When it comes down to it, I love planning than the actual trip.  It is the combination of preparation, curation, anticipation of what might the new thing, along with the familiarity of the old and true that excites me.  Some trips are methodically planned, e.g. car trips and others are loosely based on a few hard to procure reservations and gaps filled with whatever we see or can fill in along the way.  The explosion of social sharing of information and sometimes the over sharing makes trip planning even easier these days.  Friends are willing to share out lists, links, hidden gems to their friends because sharing is fun.  Some folks keep detailed itineraries and share them with anyone who might want to copy them cappuccino by cappuccino and are mortally offended if you do not find each and every thing they did as fascinating as they did. Nod politely with each offer of help or advice and go home and sleep on it.  It is ultimately your trip, own it.

Visual curation seems to be the new thing in travel planning - both for aspirational travel or for itinerary planning.  Marrying images with a map and some text or another link to information is priceless for travel planning and for on the ground navigating.  I'm a big fan of a few techniques for doing this.

Suggestion One - Try trip planning using imagery instead of guide books.  Going to Rome? Paris? New York? Louisville?  Seek these places out using discovery apps or web sites.  A few to try include Pinterest, Instagram (or the web equivalent), Flickr and Trover.  Use the key word function  to find a place and start discovering.  This probably can't be done on the plane somewhere, but requires a little time before your trip to find places that intrigue you and if you are lucky are geotagged with a location.  Take notes, or in the case of Trover, start making lists of places you want to visit within the application (nifty feature). 

Putting this on a map - I know everyone is gaga for Pinterest, but Pinterest has not done such a great job of integrating all their pinning with a map interface So, you can love and repin something from one person's board to your own, but no geographic information gets transferred, so it up to you to start creating your own map using Google Maps, this is clunky, but useful and shareable.

Suggestion Two  - Use online guides for trip planning. Lots of guides are now available electronically and some actually work well when you are off line. Many tourist boards now make mapping applications with some background information and useful tourist information.  Some municipalities even create podcasts that you can listen to while walking around.  Use these, love them and remember to remove them when you are done.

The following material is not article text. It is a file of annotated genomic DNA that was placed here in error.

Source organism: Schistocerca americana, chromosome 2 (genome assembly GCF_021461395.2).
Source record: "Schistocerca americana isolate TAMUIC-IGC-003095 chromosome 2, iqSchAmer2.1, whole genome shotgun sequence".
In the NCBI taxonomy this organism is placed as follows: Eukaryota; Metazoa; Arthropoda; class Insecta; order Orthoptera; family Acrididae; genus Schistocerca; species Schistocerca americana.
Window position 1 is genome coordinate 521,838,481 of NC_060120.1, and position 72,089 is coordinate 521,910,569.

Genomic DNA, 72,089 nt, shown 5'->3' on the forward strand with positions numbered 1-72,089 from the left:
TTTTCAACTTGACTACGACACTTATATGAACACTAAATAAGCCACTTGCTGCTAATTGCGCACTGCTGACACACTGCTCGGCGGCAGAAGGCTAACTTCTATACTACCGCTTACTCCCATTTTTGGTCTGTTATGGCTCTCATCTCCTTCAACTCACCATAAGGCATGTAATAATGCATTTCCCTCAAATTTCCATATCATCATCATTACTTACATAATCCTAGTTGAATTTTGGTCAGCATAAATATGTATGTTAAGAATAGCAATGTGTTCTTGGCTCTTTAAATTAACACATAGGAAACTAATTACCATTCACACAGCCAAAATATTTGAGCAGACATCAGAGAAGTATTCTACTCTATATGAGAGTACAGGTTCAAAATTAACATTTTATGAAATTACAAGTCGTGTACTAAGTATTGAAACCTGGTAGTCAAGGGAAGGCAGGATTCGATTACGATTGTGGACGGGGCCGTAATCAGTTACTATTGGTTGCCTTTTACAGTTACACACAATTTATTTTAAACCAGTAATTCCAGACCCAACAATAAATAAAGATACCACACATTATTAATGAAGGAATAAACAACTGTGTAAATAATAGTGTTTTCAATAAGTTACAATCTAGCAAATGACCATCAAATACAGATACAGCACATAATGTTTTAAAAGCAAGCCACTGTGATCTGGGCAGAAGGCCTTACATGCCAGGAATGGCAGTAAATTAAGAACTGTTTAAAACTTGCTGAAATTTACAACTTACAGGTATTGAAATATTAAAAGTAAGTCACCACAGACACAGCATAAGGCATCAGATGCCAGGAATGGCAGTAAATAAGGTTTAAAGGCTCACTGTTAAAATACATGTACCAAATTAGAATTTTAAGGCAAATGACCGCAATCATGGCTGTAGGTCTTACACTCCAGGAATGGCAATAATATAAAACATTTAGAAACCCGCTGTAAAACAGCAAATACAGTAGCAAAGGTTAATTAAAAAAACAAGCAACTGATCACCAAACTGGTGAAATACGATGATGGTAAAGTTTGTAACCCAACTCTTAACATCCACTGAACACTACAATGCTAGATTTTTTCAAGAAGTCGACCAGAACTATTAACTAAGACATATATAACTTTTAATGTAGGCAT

Time out guides are also great because they are free and update with current events. They are available on the web and from app stores.  These are handy if you are trying to decide between two museums or to see what is nearby.  Time out also lets you plan out an itinerary by day and works well offline.  Drawback - there are advertisements that pop up, but that is the tradeoff for a free app.

Download specialty apps for trip planning and navigating - food, art, fashion.  Not all of these are free, but they can be useful depending on the quality of the maps used.  Many of them seem repetitive - there may be 940 bakeries in the center of Paris, but most food tourists flock to 15 of them.  Don't be smug or angry that someone else beat you to the last baguette, everyone is getting the same information.  

Suggestion Three - Be flexible.  Have a back up plan.  A 76 degree day in Rome sounds delightful when you are sitting in 45 degree Seattle, until you realize that swollen feet, sticky armpits and cameras that weigh a ton can make the most delightful stop for gelato seem like a death march.  Maybe you should use this time to go sit in a cafe and write that postcard you promised to the cat sitter. 

Friday, May 11, 2012